As my regular readers know, I always have at least one audiobook going for each member of the family. I had to accept the challenge to come up with 10 favorites for Top 10 Tuesday, hosted as always by the bold readers at the Broke and the Bookish. It’s rare for me to relisten to books now that I have so many waiting, so these are ones I’ve found myself going back to.
Bloody Jack series by L.A. Meyer. Read by Katherine Kellgren. – This is the story of a London orphan who decided her future would be better if she dressed as a boy and joined the navy. It’s the series that really turned me on to Katherine Kellgren as a narrator – her accents are impeccable, her enthusiasm contagious, and her singing spot-on. Decidedly raunchy in spots, it’s for teens and up.
Book of a Thousand Days by Shannon Hale. Full Cast Audio. – A dreamy fairy tale retelling with a fantasy Mongolian setting.
Bud, Not Buddy by Christopher Paul Curtis. Read by James Avery. – It may be the Depression, but Bud is irrepressible, and he captivated everyone in the family.
Carry On by Rainbow Rowell. Read by Euan Morton – it’s like Harry Potter, but not. I listened to it twice in a row.
Harry Potter series by J.K. Rowling. Read by Jim Dale. – I have lost track of how many times I’ve listened to these – they are comfort listening for sure.
Raven Boys series by Maggie Stiefvater. Read by Will Patton.
Ready Player One by Ernest Cline. Read by Wil Wheaton. – this virtual reality adventure is a favorite of my husband’s, and my middle school son’s teacher says that it’s a hit with her students, too, though it’s published for adults.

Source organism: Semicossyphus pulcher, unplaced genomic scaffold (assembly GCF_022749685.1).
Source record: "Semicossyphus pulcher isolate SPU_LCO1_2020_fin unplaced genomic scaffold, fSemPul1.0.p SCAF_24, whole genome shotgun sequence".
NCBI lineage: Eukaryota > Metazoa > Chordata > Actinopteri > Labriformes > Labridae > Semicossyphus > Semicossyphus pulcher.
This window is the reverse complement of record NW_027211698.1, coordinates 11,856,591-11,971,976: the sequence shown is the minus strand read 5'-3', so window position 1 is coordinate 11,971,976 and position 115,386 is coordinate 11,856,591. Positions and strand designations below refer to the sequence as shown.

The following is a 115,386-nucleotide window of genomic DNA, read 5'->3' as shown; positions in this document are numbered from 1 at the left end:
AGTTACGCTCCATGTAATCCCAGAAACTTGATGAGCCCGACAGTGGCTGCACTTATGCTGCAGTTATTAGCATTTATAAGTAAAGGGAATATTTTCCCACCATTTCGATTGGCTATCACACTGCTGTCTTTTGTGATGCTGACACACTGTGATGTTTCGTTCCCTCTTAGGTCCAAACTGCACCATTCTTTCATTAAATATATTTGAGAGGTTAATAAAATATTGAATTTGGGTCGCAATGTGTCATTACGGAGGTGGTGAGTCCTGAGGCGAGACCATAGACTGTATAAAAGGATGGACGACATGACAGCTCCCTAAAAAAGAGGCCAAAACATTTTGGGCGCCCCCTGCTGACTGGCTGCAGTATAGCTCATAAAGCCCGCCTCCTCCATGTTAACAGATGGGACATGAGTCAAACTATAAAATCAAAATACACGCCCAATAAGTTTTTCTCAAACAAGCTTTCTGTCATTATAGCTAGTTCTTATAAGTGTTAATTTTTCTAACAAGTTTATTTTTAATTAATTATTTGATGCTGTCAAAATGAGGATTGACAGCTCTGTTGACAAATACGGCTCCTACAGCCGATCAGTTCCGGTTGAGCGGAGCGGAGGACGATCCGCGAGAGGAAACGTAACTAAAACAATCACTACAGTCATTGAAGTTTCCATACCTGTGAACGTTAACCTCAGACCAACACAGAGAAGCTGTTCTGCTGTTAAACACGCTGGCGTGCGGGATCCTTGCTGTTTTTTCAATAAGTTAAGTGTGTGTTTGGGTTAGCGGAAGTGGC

True Meaning of Smekday by Adam Rex. Read by Bahni Turpin. – A story of aliens invading, as experienced by a whip-smart girl – this comes up on a lot of my lists because it’s hard to match the levels of humor and depth of thought here.
Wee Free Men and the rest of the Tiffany Aching series by Sir Terry Pratchett, read by Stephen Briggs. – I was saying depth and humor? Sir Terry is the master of this.
Where the Mountain Meets the Moon by Grace Lin. Read by Janet Song. – Back to poetry, an epic quest mixed with folk tales in a jewel-like story. You’ll want the print edition on hand, too, for the illustrations.
Honorable mention: the Leviathan series by Scott Westerfeld is the one my son turns to any time I’ve left him without a back-up audio book. I may have listened to it more than once myself.
What are your favorites?